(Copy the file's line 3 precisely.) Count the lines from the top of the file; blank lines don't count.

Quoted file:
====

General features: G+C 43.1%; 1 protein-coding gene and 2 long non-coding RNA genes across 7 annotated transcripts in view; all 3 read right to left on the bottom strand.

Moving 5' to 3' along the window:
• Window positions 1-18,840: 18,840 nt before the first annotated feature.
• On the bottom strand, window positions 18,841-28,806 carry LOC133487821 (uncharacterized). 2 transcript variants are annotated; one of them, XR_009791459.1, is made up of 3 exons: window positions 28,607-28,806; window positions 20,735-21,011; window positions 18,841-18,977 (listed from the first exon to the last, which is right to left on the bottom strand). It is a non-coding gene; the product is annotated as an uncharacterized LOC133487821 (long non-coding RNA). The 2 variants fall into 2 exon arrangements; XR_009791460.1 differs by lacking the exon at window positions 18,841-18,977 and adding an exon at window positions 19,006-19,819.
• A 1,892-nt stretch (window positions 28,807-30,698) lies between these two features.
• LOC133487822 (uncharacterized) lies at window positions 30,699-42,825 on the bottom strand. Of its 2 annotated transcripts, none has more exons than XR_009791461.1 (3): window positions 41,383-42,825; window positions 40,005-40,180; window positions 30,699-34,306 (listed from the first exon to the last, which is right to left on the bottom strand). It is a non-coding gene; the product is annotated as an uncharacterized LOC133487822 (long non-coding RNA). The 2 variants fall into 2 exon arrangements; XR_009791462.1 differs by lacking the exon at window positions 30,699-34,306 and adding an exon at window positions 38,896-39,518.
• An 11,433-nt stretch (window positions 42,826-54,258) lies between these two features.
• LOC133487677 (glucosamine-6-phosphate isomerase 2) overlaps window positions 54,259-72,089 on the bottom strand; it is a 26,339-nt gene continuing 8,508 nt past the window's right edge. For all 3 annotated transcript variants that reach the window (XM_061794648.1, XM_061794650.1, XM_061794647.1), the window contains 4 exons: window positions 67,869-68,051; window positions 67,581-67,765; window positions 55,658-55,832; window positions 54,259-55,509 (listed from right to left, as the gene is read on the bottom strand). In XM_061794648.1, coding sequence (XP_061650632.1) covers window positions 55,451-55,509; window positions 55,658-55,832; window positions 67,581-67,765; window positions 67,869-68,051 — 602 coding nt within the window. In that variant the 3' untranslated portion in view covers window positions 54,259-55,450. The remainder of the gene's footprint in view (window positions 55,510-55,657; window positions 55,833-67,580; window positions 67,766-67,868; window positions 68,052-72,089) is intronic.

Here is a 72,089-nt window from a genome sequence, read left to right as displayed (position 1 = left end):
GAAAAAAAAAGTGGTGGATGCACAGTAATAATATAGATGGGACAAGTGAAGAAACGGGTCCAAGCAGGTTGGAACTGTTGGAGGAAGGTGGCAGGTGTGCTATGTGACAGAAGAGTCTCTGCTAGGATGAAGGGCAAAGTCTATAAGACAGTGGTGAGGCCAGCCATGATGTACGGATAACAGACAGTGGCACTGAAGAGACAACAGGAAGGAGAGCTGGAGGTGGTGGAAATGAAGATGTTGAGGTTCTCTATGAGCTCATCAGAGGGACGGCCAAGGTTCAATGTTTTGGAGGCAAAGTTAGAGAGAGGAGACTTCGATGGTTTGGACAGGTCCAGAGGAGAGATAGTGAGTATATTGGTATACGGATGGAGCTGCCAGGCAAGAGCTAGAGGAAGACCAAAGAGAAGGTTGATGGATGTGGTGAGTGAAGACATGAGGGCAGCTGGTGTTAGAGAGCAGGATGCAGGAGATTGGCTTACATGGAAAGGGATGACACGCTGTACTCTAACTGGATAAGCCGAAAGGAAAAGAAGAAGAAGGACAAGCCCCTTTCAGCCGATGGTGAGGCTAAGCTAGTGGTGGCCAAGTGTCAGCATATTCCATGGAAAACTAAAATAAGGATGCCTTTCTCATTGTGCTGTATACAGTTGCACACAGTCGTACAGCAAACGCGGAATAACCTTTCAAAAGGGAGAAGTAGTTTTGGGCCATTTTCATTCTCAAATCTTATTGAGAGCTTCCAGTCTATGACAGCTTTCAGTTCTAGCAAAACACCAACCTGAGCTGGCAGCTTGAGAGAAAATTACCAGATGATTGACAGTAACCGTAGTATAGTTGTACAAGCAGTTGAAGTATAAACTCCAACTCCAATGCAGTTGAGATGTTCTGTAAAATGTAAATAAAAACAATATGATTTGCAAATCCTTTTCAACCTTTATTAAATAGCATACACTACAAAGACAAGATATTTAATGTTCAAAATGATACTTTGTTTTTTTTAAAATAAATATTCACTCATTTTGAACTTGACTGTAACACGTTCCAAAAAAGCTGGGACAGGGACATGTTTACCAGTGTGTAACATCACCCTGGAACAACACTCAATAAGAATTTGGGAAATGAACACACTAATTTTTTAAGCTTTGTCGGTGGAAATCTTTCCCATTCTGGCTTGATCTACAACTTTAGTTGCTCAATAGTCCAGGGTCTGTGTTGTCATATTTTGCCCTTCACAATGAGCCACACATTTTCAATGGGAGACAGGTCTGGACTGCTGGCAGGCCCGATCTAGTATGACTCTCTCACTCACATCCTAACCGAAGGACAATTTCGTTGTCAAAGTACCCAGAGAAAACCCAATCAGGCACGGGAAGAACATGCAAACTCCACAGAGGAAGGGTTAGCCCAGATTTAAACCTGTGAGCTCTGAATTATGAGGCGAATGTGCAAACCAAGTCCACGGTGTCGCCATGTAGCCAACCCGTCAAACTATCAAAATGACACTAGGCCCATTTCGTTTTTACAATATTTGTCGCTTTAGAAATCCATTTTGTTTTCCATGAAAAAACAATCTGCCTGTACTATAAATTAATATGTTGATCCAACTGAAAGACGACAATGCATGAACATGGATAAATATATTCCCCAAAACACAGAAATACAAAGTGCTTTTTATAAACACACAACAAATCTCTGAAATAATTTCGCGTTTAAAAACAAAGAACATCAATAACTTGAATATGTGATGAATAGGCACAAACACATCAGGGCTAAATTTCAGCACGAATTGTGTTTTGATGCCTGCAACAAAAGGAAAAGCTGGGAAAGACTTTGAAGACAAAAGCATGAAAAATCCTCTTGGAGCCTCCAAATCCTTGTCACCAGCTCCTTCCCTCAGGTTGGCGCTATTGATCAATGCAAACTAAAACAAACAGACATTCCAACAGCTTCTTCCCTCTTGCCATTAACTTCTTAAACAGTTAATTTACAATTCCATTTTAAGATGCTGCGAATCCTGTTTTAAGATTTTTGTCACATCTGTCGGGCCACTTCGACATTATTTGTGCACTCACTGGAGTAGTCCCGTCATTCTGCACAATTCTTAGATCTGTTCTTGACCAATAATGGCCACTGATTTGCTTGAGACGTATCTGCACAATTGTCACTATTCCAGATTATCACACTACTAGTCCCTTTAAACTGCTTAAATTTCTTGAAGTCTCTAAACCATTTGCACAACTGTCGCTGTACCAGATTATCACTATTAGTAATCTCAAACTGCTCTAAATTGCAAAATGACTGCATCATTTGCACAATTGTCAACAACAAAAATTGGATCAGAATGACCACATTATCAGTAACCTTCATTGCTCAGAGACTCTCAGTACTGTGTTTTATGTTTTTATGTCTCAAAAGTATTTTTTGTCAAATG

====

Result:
• Window positions 1-18,840: 18,840 nt before the first annotated feature.